The Sinai Campaign

Israel's First Military Offensive.

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Outbreak of War

"Operation Kadesh" began on October 29 as Israeli troops were parachuted to the area of the Mitla Pass, 40 miles from Suez in central Sinai. Simultaneously, an armored column advanced towards Mitla where it expected to rendezvous with the paratroopers and push on towards the Canal. During the following day, a larger Israeli force struck out from the Negev through northern Sinai towards Ismailia, at the southern end of Suez.

On October 30, the Israeli government publicized the campaign as an attack on fedayeen bases in Sinai. Immediately, Britain and France submitted an ultimatum, calling on Egypt and Israel to halt hostilities, to ‘withdraw’ to points 10 miles to the east and west of the Canal respectively, and to accept the occupation of the Canal area by Anglo-French forces in order to separate the combatants and guarantee freedom of shipping. The ultimatum was backed by threat of military action.

The Anglo-French proposal was a ruse: Egypt--the victim of the invasion--could hardly be expected to accept the calls for withdrawal to the west of the Canal while Israelis were allowed to advance through Sinai to a point close to the waterway’s eastern bank. When, as expected, Egypt rejected the proposal, Britain and France bombarded airfields in the vicinity of the Canal, destroying Egypt’s air force. On the same day, October 31, Israeli forces attacked and conquered the town of Rafah, and pushed into Gaza where they set about the destruction of the fedayun infrastructure. Next, the Israelis turned south and proceeded to conquer Sinai’s eastern coast, advancing until they reached Sharm es-Sheikh, overlooking the Strait of Tiran.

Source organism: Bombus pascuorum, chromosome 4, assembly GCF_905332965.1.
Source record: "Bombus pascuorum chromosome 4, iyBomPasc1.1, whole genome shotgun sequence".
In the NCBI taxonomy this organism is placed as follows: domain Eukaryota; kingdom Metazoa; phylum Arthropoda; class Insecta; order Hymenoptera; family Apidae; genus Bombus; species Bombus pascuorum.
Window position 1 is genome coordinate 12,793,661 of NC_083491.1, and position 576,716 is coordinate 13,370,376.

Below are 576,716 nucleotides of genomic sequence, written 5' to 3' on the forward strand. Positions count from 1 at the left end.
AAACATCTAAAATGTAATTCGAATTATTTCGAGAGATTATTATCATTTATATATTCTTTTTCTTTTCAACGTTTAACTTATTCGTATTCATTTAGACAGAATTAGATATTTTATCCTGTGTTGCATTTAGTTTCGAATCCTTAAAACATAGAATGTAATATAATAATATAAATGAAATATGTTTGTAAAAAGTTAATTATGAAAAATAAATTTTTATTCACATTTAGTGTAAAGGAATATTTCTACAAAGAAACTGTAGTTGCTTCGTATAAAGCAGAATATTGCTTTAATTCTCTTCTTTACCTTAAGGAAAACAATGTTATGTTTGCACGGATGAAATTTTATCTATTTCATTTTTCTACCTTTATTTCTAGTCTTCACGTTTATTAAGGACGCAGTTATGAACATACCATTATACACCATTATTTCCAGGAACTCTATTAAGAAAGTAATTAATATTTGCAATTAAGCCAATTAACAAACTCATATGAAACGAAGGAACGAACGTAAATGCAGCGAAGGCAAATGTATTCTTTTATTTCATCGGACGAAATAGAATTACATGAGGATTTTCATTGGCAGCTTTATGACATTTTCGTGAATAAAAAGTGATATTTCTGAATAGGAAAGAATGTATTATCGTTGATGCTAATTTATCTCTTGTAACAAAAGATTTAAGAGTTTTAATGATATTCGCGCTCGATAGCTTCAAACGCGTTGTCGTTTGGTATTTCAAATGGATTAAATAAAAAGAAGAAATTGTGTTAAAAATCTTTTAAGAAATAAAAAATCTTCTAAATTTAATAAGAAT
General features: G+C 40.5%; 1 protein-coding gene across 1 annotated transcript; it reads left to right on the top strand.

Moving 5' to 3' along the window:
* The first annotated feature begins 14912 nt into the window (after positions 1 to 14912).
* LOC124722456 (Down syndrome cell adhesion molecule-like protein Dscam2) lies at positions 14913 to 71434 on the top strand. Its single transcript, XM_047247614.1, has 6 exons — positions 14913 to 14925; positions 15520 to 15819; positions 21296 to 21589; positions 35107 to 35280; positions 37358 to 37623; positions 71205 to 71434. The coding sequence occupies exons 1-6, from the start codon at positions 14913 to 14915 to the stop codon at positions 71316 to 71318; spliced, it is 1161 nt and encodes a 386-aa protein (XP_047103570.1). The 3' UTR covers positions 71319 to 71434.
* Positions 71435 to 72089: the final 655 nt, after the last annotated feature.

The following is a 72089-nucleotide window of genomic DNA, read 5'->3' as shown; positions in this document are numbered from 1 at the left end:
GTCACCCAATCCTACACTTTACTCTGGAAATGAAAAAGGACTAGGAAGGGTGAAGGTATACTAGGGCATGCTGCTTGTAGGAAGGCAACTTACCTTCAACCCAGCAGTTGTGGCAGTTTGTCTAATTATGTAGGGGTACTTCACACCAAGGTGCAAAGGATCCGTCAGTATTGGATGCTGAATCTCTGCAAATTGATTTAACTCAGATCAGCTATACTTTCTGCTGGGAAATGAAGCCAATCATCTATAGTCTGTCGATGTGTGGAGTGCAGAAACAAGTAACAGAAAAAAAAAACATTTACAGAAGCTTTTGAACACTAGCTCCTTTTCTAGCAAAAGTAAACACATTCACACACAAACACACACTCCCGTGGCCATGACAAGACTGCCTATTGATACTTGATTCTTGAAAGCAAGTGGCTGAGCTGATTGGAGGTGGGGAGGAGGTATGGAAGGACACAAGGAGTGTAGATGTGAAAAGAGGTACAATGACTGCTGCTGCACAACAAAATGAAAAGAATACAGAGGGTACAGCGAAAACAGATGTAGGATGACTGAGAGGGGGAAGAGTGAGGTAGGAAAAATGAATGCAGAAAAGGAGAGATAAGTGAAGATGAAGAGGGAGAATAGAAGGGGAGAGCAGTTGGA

By November 4 Israel had routed the Egyptian forces in Sinai and had achieved its objectives: control of the Strait of Tiran and the Gulf of Aqaba coast. As a result of the fighting, 180 Israeli soldiers were killed, while Egypt suffered 2000 casualties.

The conflict then moved to the diplomatic arena.

Pressure for Ceasefire

On November 2, the United Nations General Assembly voted overwhelmingly for an immediate ceasefire. Yet three days later Anglo-French forces began landing at Port Said and advancing southwards along the Canal. Less than 25 miles short of Suez, Britain--under the threat of Soviet intervention--acceded to the UN’s demands. The French had no choice but to comply, and at midnight on November 6, the war was over.

Compromise and Withdrawal

Israel’s clear military victory was only the start of a long political struggle. Three days after the fighting ended, Prime Minister Ben Gurion floated the possibility of annexing the peninsula. But this option was nixed by President Eisenhower’s threat of a fatal breakdown of Israel-US relations. On January 7, the UN General Assembly called for an immediate and complete Israeli withdrawal from Sinai.  Israel began to pull back, but insisted on retaining its presence in Gaza and at Sharm es-Sheikh. An impasse followed: the Soviet and ‘unaligned’ blocs in the UN were implacably hostile to Israel’s demands and, while sympathetic to Israel’s needs, the western nations were not prepared to damage their interests in the Arab world by countenancing the ongoing occupation of Egyptian territory.  Eventually a compromise was reached. A United Nations Emergency Force (UNEF) would be posted to Gaza and Sharm, the international community led by the United States would guarantee freedom of shipping through the Strait of Tiran, and Israel would remove its forces from Sinai.

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Matt Plen

Matt Plen is the Chief Executive of Masorti Judaism in the UK. He has taught and trained educators in diverse institutions in Israel, the UK and the USA and is currently researching his doctorate on Critical Pedagogy and Jewish Ideologies of Social Justice.